KANSAS CITY, KS (KCTV) -- As images surfaced of the riot in the U.S. Capitol last week, one photograph created buzz in the Kansas City metro. The photograph shows a member of the mob carrying a Confederate flag inside the U.S. Capitol building as a portrait of Senator Charles Sumner hangs on the wall. Sumner was a passionate abolitionist leading up to the Civil War.

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Sumner Academy of Arts and Science in Kansas City, Kansas pays homage to Senator Sumner, who fought for equality. Before the building opened at 8th Street and Oakland Avenue, Sumner High School was originally located at 9th Street and Washington Boulevard. Chester Owens Jr. graduated from Sumner High School.

“The school attracted the best; we were the best,” says Owens Jr. reflecting on the prestige of his alma mater.

Owens Jr. says when he saw the image of the man holding a confederate flag inside the U.S. Capitol building, he immediately thought of his grandfather who was born into slavery. Other historians also took note of the historical irony on social media. Dr. Diane Mutti Burke, Professor and Chair of the Department of History at the University of Missouri -Kansas City, says she caught wind of the photograph online.

“I started to see a lot of chatter among fellow Civil War era historians who pointed out who was on the wall,” said Dr. Mutti Burke.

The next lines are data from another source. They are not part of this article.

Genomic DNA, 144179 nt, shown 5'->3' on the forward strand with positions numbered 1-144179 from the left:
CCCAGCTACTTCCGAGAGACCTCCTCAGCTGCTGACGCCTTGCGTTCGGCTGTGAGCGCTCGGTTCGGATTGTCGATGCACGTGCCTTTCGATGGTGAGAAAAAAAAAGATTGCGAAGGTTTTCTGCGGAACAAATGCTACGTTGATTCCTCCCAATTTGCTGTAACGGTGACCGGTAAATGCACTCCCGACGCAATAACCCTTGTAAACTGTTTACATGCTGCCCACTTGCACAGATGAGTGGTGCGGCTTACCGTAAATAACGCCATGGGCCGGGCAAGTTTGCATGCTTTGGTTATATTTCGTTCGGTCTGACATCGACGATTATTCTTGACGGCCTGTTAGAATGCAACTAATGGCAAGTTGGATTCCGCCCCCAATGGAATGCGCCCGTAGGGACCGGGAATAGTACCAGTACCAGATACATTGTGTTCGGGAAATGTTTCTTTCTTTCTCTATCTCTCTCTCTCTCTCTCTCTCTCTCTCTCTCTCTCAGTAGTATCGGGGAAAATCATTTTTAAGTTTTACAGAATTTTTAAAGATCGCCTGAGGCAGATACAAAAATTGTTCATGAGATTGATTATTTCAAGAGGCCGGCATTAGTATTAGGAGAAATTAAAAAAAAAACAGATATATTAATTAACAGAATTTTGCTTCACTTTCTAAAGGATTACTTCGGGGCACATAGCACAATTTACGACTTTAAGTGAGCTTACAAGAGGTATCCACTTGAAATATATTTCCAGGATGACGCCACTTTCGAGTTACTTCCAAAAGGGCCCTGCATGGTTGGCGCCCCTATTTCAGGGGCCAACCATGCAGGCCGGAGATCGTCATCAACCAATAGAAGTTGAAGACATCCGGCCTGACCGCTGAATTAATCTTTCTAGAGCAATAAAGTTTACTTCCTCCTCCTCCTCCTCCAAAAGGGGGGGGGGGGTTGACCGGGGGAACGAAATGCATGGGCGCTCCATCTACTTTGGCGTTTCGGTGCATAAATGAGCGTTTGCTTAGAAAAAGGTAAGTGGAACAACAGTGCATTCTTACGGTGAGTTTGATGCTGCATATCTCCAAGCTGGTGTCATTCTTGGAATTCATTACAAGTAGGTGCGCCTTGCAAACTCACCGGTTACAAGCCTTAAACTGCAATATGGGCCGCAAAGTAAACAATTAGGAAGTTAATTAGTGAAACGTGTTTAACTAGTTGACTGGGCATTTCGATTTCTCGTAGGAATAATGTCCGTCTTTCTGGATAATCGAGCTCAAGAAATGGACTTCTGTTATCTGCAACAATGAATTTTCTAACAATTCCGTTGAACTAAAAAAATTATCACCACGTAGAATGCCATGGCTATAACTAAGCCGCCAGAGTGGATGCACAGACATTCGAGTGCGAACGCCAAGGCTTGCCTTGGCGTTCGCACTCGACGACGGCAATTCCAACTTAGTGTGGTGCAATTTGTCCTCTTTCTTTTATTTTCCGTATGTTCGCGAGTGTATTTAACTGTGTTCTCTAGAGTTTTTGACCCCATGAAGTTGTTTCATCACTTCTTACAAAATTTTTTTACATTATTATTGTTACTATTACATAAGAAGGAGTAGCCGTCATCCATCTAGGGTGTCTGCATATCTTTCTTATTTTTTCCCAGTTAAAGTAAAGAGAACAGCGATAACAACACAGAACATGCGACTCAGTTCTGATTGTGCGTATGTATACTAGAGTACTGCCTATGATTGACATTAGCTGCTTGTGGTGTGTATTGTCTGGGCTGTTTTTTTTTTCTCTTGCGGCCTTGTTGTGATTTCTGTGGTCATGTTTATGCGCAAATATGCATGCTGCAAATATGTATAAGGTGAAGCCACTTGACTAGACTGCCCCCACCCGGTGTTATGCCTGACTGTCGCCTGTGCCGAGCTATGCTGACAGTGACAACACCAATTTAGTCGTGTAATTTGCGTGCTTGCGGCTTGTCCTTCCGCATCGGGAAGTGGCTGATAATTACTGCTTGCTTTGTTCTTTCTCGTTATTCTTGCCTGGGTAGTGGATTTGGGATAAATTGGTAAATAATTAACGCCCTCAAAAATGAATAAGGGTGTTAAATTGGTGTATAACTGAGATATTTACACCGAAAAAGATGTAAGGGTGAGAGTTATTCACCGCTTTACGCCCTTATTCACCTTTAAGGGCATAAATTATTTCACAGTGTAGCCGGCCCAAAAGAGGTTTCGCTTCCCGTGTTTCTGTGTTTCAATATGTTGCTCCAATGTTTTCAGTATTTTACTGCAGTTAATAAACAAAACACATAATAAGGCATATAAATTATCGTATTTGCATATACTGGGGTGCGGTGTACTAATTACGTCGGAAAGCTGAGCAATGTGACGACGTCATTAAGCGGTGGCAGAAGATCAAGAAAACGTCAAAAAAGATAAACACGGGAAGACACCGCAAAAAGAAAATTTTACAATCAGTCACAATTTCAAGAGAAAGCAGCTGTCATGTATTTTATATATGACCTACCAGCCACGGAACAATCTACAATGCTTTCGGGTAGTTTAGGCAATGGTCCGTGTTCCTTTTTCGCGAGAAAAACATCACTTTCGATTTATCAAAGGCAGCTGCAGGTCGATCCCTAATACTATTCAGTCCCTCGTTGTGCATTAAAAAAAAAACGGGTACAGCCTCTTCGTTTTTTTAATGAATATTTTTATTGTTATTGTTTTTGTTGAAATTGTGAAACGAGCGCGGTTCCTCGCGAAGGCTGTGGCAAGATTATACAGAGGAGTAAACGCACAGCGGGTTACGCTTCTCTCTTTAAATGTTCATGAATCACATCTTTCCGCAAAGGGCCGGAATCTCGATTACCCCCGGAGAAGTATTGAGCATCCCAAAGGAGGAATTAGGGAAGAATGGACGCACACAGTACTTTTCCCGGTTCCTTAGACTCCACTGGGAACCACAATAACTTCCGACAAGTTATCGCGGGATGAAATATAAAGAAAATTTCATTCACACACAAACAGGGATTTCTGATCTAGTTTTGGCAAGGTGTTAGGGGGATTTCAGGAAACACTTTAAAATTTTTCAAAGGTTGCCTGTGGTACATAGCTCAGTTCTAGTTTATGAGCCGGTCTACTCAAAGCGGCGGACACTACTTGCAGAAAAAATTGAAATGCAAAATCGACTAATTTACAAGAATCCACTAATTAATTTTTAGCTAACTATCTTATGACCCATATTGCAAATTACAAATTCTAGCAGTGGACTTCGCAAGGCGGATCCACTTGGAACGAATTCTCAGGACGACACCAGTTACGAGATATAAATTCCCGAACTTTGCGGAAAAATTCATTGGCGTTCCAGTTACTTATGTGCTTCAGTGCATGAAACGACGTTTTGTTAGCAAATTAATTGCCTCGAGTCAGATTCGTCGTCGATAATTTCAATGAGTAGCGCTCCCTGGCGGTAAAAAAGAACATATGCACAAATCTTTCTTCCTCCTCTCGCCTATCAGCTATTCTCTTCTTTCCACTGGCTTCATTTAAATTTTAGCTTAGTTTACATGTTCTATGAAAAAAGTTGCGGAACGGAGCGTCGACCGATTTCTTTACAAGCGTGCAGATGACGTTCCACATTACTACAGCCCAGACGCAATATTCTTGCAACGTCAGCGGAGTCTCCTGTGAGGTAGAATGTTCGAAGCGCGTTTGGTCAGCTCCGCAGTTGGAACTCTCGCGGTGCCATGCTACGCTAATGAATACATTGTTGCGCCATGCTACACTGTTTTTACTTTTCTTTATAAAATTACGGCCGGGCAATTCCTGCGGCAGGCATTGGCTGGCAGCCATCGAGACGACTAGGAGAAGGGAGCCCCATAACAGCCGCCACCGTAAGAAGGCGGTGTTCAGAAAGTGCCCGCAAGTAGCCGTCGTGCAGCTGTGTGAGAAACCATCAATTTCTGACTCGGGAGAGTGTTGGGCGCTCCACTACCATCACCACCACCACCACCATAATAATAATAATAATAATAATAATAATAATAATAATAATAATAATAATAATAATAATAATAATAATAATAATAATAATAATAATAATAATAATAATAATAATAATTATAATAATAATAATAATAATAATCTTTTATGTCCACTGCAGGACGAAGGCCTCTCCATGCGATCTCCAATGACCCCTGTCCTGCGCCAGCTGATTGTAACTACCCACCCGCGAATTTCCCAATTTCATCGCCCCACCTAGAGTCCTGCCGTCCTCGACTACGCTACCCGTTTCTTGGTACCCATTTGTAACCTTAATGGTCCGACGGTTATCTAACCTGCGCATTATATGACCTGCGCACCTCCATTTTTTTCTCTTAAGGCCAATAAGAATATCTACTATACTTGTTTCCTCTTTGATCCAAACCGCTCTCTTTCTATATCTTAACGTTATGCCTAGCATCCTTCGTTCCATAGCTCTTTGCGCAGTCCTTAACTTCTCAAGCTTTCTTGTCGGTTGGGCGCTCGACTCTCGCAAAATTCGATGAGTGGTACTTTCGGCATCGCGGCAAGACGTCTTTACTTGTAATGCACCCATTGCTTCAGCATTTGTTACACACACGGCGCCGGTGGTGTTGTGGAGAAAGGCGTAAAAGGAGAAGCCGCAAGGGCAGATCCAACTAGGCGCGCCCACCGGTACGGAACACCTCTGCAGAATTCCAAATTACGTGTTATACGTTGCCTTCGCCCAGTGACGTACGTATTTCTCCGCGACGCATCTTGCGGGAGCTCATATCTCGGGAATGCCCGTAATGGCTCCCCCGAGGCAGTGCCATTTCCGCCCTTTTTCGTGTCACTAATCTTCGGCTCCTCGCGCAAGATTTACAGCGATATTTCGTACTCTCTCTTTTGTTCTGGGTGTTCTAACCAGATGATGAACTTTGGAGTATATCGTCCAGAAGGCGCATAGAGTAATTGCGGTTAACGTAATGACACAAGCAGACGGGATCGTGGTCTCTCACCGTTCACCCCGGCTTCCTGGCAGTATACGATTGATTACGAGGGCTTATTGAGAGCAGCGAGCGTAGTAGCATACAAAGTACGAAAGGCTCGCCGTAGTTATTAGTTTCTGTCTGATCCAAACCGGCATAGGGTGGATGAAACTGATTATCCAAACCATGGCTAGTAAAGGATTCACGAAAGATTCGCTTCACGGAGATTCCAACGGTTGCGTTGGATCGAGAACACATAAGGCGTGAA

Charles Sumner, was an anti-slavery Republican Senator from Massachusetts who opposed the Kansas-Nebraska Act. In 1856, Sumner delivered his “Crime Against Kansas” speech, where he called out Senators Stephen Douglas of Illinois and Andrew Butler of South Carolina by name on the issue of whether Kansas should be admitted to the union as a slave or free state.

“This was becoming a huge national story. It is no exaggeration to say that the eyes of the nation were on the border of Kansas and Missouri,” said Dr. Mutti Burke.

Representative Preston Brooks of South Carolina was Butler's relative. Days after Sumner delivered his fiery speech, Rep. Brooks attacked him in the Senate chambers.

“There are people nearby, but the hall is empty. And he starts to beat him over the head with a gold tipped cane. He really beat him within an inch of his life,” described Dr. Mutti Burke.

In spite of the years past since that day Sumner was nearly beaten to death, Owens Jr. believes history has a way of repeating itself.

“Being a student of history, and I hear many people tell you it was a surprise, this is not surprising. People said ‘this is not America’ [but] I contend that this is America,” said Owens Jr.

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